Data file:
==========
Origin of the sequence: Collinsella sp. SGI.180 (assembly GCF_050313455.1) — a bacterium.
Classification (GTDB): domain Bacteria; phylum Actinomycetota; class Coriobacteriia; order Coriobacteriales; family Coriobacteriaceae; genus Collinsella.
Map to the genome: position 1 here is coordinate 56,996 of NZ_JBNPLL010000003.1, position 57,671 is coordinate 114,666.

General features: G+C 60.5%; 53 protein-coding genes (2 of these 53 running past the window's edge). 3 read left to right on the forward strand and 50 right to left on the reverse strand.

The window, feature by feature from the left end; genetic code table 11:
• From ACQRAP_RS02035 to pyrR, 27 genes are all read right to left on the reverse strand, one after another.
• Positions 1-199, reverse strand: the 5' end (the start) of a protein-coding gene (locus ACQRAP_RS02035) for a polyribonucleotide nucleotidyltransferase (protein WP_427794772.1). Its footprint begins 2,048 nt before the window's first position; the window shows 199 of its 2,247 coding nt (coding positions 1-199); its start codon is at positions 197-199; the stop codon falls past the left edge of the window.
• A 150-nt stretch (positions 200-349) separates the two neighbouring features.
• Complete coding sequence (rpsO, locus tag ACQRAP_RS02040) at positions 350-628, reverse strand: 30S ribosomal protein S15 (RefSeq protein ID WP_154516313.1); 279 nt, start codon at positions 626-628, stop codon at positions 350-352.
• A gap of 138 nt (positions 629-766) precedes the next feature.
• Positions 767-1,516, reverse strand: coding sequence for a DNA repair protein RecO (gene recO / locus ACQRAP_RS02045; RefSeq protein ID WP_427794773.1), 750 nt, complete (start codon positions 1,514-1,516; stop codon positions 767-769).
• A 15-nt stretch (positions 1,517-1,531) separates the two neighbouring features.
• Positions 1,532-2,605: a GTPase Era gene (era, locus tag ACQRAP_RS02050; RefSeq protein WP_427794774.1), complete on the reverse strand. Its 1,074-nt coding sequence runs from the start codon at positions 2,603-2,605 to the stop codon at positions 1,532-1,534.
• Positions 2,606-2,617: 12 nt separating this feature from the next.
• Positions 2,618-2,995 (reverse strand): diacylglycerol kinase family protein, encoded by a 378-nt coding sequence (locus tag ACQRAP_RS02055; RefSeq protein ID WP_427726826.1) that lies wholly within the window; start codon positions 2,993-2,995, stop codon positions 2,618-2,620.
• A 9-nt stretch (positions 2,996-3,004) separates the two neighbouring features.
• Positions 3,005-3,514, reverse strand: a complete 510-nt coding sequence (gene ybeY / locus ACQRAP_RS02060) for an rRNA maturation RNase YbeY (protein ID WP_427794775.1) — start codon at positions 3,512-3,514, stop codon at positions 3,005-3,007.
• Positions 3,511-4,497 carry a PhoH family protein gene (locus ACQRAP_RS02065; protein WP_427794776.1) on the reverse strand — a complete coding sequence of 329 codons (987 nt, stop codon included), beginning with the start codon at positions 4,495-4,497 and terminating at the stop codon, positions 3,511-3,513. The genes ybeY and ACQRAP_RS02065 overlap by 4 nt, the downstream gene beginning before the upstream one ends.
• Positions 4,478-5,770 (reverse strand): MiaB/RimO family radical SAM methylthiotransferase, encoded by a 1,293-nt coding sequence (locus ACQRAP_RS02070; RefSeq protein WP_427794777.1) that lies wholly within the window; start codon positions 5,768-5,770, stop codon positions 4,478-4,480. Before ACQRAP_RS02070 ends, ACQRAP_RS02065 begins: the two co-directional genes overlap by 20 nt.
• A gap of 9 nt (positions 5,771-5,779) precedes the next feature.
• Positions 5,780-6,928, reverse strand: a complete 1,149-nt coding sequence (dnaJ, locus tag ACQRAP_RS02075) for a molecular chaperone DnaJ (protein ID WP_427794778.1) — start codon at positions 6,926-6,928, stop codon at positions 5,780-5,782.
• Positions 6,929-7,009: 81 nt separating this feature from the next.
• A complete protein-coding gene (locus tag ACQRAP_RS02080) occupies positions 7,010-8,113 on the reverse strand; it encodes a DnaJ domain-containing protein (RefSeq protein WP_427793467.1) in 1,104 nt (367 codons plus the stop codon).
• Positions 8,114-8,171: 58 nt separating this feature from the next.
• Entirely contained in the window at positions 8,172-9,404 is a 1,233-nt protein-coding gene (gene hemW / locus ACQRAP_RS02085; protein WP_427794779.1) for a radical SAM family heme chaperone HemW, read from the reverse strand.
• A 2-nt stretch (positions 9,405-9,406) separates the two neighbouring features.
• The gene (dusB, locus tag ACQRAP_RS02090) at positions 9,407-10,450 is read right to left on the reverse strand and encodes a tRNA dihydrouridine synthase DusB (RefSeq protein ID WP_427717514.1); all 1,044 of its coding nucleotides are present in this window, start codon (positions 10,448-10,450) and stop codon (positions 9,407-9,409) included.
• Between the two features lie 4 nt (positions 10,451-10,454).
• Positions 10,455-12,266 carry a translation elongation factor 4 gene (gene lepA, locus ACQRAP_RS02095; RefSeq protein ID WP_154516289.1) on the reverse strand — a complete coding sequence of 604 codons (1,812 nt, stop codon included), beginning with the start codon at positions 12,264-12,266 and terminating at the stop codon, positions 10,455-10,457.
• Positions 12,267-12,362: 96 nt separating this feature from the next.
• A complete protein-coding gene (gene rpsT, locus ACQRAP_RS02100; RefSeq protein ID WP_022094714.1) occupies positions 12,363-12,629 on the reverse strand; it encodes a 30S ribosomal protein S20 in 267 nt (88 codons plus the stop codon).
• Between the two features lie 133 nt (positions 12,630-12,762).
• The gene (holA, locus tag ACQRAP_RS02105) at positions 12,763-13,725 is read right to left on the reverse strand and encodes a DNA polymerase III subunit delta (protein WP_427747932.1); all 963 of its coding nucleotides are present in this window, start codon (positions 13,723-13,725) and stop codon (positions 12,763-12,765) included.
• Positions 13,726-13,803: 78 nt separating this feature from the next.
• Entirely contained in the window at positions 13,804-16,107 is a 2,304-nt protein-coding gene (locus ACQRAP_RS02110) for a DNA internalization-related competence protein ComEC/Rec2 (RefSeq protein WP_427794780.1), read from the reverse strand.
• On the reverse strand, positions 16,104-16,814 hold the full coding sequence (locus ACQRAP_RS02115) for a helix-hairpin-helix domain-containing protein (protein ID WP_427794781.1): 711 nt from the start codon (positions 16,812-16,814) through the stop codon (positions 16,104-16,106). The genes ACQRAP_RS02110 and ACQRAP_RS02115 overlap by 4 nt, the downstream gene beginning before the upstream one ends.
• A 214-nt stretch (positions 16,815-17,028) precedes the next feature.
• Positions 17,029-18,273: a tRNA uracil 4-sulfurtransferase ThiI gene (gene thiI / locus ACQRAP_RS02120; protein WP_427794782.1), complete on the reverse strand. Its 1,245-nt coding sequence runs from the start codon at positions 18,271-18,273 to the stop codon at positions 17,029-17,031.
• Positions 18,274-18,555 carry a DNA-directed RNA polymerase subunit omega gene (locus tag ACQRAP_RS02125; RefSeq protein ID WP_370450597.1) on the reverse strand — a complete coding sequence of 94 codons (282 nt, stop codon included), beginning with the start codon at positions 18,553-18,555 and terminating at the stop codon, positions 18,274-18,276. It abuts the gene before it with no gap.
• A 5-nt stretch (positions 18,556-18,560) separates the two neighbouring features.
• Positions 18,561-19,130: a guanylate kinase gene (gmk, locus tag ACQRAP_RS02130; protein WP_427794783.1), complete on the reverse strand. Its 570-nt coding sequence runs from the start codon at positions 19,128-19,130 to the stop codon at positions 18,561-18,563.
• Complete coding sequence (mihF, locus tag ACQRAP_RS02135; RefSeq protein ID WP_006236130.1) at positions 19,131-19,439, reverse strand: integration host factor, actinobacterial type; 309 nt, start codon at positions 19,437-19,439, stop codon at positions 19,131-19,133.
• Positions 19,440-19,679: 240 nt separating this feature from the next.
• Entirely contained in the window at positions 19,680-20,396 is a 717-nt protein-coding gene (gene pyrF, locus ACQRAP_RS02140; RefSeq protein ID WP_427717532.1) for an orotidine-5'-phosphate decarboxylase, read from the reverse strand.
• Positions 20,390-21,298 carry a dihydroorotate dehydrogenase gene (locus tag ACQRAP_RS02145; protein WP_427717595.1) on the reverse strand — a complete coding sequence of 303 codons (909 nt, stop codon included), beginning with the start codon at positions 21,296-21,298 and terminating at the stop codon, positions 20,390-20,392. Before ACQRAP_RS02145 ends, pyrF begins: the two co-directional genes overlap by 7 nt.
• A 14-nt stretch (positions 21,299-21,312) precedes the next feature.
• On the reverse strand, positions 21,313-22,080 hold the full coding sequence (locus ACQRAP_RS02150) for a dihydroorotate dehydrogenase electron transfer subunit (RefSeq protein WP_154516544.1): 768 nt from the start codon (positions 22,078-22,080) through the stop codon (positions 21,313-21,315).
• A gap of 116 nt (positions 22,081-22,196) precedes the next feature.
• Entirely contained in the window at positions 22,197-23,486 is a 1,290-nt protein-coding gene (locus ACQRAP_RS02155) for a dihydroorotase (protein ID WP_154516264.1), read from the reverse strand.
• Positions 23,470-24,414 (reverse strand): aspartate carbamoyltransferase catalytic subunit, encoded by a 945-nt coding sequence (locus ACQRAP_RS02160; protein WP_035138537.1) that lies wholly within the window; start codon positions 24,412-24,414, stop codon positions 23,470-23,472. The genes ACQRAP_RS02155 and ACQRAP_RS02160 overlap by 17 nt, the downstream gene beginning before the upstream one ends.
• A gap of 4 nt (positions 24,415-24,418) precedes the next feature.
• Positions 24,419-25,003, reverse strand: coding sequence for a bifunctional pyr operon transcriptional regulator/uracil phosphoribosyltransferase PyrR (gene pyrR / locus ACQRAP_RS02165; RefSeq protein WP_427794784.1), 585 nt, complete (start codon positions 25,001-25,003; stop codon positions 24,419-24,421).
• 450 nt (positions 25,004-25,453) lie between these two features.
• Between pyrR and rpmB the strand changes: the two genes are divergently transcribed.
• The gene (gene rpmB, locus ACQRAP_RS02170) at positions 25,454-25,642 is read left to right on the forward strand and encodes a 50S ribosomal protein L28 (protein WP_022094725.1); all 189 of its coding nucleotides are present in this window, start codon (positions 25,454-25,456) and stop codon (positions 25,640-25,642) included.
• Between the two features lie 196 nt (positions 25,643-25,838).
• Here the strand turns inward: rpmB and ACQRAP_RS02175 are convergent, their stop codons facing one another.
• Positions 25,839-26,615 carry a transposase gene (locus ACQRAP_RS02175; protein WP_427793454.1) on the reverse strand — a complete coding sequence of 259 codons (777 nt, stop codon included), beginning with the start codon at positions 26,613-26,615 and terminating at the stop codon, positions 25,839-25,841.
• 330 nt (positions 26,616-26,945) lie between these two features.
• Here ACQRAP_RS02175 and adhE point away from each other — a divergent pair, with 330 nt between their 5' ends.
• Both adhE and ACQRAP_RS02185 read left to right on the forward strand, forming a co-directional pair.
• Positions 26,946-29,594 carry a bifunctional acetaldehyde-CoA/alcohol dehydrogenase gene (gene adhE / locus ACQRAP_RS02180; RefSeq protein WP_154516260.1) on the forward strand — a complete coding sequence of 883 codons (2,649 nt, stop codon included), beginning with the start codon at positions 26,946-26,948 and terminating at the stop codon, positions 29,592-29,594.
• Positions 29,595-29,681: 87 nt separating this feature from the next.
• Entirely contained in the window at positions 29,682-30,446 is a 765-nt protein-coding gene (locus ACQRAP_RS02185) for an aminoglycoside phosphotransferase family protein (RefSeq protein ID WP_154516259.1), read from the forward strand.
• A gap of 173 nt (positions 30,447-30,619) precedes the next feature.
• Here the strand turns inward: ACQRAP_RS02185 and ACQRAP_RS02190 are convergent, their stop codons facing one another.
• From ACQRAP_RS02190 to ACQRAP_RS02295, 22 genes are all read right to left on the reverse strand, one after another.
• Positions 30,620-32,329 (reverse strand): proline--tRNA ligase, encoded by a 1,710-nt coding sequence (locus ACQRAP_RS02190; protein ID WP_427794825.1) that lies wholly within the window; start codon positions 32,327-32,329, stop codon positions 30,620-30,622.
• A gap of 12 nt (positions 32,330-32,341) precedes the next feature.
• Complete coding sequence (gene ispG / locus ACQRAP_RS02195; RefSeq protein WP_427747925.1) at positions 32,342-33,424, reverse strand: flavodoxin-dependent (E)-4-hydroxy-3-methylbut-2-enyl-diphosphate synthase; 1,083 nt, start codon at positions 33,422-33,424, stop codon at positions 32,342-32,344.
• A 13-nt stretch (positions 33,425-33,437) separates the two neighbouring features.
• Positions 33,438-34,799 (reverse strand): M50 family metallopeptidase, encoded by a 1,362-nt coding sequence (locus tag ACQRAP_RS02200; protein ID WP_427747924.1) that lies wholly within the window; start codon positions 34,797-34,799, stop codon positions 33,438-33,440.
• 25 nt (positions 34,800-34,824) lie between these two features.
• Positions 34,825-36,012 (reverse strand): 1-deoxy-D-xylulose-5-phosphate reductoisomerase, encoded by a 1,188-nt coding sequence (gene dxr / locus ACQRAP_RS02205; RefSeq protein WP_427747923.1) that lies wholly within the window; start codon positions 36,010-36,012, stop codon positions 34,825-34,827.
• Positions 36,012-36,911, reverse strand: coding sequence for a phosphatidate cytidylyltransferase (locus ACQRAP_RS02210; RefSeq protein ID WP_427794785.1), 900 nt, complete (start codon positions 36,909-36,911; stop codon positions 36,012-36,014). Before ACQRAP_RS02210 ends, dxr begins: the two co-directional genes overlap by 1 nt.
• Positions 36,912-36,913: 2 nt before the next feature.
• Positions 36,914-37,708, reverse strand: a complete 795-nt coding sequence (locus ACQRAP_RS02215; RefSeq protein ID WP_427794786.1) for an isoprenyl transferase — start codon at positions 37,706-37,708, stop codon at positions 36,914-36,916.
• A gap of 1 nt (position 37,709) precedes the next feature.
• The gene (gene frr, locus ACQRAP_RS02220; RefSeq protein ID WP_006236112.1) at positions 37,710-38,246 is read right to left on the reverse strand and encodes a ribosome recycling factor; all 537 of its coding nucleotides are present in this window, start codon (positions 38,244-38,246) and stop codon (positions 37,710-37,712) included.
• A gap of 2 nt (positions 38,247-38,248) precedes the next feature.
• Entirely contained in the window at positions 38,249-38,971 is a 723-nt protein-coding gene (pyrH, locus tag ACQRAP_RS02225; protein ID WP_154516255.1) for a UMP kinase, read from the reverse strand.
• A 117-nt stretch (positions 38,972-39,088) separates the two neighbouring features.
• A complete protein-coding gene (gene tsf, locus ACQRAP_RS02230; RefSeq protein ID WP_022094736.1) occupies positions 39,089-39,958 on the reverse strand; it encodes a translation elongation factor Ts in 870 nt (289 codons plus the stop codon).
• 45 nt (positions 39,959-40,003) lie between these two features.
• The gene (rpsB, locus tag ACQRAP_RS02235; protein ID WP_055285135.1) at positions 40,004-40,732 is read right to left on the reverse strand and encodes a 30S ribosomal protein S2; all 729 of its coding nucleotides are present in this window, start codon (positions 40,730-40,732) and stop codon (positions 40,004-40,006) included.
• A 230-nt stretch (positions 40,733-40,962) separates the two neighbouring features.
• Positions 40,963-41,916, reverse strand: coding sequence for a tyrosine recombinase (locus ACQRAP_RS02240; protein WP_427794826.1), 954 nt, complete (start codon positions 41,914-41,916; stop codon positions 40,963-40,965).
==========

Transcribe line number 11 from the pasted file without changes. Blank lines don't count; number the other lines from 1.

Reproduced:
• Positions 767-1,516, reverse strand: coding sequence for a DNA repair protein RecO (gene recO / locus ACQRAP_RS02045; RefSeq protein ID WP_427794773.1), 750 nt, complete (start codon positions 1,514-1,516; stop codon positions 767-769).